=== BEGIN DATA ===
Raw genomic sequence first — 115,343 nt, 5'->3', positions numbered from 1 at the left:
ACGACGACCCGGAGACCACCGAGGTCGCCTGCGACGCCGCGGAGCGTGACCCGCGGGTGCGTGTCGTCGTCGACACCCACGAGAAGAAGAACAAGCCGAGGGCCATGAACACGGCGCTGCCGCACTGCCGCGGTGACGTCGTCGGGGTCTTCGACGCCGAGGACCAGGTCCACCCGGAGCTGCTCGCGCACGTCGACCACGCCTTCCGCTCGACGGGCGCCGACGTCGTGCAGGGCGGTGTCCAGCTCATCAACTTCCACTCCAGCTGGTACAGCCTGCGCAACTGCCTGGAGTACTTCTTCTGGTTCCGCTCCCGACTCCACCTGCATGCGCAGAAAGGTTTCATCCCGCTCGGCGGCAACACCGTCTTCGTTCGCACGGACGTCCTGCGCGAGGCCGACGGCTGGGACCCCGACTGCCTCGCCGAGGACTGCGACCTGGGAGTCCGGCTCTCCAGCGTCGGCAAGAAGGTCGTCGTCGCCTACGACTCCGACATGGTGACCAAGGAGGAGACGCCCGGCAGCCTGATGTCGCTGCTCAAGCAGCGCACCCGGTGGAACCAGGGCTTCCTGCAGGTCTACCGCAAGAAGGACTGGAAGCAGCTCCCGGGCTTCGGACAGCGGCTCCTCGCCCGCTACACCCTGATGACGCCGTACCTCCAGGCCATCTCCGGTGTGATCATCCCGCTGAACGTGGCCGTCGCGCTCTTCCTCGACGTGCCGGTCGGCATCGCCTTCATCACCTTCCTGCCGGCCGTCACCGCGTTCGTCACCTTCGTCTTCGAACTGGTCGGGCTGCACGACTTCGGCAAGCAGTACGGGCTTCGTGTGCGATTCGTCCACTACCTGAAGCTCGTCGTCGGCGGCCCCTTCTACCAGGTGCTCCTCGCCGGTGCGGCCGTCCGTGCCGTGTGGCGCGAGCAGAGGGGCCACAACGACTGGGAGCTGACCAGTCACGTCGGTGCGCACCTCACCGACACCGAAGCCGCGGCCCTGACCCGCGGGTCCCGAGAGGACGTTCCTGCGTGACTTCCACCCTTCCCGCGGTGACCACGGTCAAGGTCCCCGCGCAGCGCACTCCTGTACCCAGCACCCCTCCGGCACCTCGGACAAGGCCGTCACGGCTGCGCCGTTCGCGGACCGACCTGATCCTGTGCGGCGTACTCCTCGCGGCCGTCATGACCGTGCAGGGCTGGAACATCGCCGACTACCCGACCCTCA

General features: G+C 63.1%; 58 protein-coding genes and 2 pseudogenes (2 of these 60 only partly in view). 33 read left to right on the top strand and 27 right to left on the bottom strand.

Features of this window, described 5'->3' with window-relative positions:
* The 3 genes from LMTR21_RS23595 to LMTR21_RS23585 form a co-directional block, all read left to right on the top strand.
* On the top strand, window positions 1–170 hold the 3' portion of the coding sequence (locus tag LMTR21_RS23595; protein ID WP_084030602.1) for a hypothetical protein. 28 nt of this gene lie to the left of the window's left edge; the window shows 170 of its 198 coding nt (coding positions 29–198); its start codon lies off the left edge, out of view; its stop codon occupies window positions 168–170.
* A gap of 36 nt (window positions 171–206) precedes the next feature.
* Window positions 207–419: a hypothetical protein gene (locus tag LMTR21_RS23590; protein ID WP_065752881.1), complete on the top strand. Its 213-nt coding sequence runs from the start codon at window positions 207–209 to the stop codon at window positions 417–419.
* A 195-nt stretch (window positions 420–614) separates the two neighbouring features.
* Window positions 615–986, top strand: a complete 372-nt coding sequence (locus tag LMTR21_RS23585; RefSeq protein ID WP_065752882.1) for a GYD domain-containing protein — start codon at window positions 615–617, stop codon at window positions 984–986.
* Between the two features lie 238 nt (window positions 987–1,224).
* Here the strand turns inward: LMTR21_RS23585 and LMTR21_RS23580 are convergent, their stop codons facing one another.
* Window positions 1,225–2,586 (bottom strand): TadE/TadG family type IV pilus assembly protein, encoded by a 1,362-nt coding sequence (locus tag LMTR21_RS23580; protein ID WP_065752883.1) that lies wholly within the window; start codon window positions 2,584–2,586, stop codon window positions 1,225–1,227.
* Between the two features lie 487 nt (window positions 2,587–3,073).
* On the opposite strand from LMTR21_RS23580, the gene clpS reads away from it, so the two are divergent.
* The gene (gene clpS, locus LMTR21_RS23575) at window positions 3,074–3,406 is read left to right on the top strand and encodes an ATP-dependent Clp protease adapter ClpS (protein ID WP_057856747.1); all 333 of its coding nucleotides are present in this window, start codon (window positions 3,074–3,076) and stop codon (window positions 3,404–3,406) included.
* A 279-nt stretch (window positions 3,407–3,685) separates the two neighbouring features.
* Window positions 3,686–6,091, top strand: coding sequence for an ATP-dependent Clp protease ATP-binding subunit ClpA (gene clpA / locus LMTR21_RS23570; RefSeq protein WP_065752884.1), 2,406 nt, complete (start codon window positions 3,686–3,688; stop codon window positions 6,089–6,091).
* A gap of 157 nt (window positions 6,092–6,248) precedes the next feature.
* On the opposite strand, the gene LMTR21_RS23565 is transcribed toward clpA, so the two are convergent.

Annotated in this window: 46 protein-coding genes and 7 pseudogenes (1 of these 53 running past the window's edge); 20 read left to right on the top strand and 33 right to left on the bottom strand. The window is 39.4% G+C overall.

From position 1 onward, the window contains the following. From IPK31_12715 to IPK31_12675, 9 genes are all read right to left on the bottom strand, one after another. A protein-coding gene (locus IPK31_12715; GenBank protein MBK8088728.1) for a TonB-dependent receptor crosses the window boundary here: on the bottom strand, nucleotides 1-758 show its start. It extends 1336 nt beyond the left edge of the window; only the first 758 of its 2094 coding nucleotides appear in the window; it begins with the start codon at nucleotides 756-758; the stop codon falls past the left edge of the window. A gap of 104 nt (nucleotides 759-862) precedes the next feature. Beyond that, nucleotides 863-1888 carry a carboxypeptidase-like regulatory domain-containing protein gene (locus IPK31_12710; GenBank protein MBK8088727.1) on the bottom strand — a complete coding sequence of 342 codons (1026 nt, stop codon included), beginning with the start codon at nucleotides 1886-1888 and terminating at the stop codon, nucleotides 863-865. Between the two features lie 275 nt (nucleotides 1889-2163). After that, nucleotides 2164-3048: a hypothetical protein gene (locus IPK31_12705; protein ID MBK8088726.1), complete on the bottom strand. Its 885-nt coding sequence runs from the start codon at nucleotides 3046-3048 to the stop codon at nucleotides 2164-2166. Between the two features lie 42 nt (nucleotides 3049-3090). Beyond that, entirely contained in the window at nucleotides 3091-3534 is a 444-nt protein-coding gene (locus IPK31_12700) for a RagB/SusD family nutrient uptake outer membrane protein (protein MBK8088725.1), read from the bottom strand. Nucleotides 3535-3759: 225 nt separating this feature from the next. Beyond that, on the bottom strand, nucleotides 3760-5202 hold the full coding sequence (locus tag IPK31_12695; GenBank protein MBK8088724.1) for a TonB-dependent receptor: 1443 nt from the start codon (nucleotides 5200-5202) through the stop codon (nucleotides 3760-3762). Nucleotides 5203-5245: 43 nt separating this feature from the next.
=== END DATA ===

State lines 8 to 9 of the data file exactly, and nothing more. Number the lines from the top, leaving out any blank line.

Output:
* Window positions 207–419: a hypothetical protein gene (locus tag LMTR21_RS23590; protein ID WP_065752881.1), complete on the top strand. Its 213-nt coding sequence runs from the start codon at window positions 207–209 to the stop codon at window positions 417–419.
* A 195-nt stretch (window positions 420–614) separates the two neighbouring features.